Traditional hiring practices suggest that we find people who have performed the job function in the past. By this measure, studies have shown that fewer than 25% of cybersecurity applicants are qualified to perform the job functions. I’ve actually had even less optimistic results with less than 10% of candidates qualified. In many cases this is despite certifications, or even similar past job experience. The resource pool is simply not large enough to readily find skilled candidates; and those who are skilled are extremely expensive. I’d like to suggest a different approach: hire the inexperienced and train them.

Time and time again I’ve been surprised at how quickly smart, passionate, but inexperienced individuals out-perform more experienced but “normal” candidates. On average I find that the right candidates learn about twice as fast as your typical candidate. This means that at six months in, my passionate candidate is functioning at the one year experience level; and that one year in, they already function at the equivalent of two years of experience. At this pace it does not take long before they surpass those with more experience; and best of all, home-grown talent is more loyal and won’t typically jump ship. But how do you find this talent?

The best way I’ve found to find smart, passionate, individuals who are interested in cybersecurity is taking a look at those candidates who find the time to learn cybersecurity topics even though they are not required to. This is often showcased in resumes that are littered with self-study topics related to the field, or with participating in one of the many cybersecurity competitions available. This list includes Cyber Aces, Cyber Patriot, the US Cyber Challenge and the National Collegiate Cyber Defense Competition. If you want to check out a site that specializes in showcasing this type of talent, this is why the site CyberCompEx was created.

Unlike the inflated prices of experienced cybersecurity professionals, truly entry-level candidates can typically be picked up at a fraction of the cost. However, with this discount in salary you should be planning on spending a good $5,000-$10,000 the first year on investing in their training. In addition, you should be sure to review their performance at the six month mark and bump their pay appropriately at that time. While home-grown talent is less likely to jump ship, you always need to be in the ball park of their current worth.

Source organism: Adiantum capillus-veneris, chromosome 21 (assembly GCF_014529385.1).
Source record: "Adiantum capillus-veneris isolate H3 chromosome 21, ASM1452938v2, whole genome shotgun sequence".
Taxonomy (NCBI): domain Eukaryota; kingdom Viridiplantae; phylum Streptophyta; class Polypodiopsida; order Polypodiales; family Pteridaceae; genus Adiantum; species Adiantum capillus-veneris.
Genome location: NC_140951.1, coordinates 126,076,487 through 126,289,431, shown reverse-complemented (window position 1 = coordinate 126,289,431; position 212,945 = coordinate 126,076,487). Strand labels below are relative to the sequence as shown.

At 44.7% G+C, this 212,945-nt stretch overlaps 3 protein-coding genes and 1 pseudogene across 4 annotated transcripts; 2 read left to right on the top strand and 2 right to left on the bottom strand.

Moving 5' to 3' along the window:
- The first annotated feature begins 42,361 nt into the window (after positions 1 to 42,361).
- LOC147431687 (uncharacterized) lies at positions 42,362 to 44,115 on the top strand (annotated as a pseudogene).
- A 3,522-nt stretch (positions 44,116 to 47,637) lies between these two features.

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Modernizing Government Technology

October 20th, 2016 | Posted by Alexa Magdalenski in Capital Cybersecurity Summit | Cybersecurity and Privacy | Events | Guest Blogs - (Comments Off on Modernizing Government Technology)

Jack Huffard, president, COO and co-founder of Tenable Network Security, discusses the latest legislation on legacy IT in the federal government in his NVTC guest blog post. Huffard will be participating on the Collaborating for Cyber Success Panel at NVTC’s Capital Cybersecurity Summit on November 2-3, 2016.


jack-huffard-2015-2-webIn government IT, the old adage “if it works, don’t fix it” no longer applies. While legacy systems may still technically be working, they can harbor risky vulnerabilities without vendor support, regular security updates or patch management. This point hit home for many in May when a report from the Government Accountability Office revealed that the country’s nuclear arsenal was still controlled by a system with an 8-inch floppy disk.

More recently, the House Oversight and Reform Committee released its report analyzing the OPM Data Breach that exfiltrated personally identifiable information (PII) of over 4 million government employees and over 21 million more cleared individuals. One of the report’s key recommendations was to modernize existing legacy federal information technology assets to help prevent another such egregious attack.

The Modernizing Government Technology Act of 2016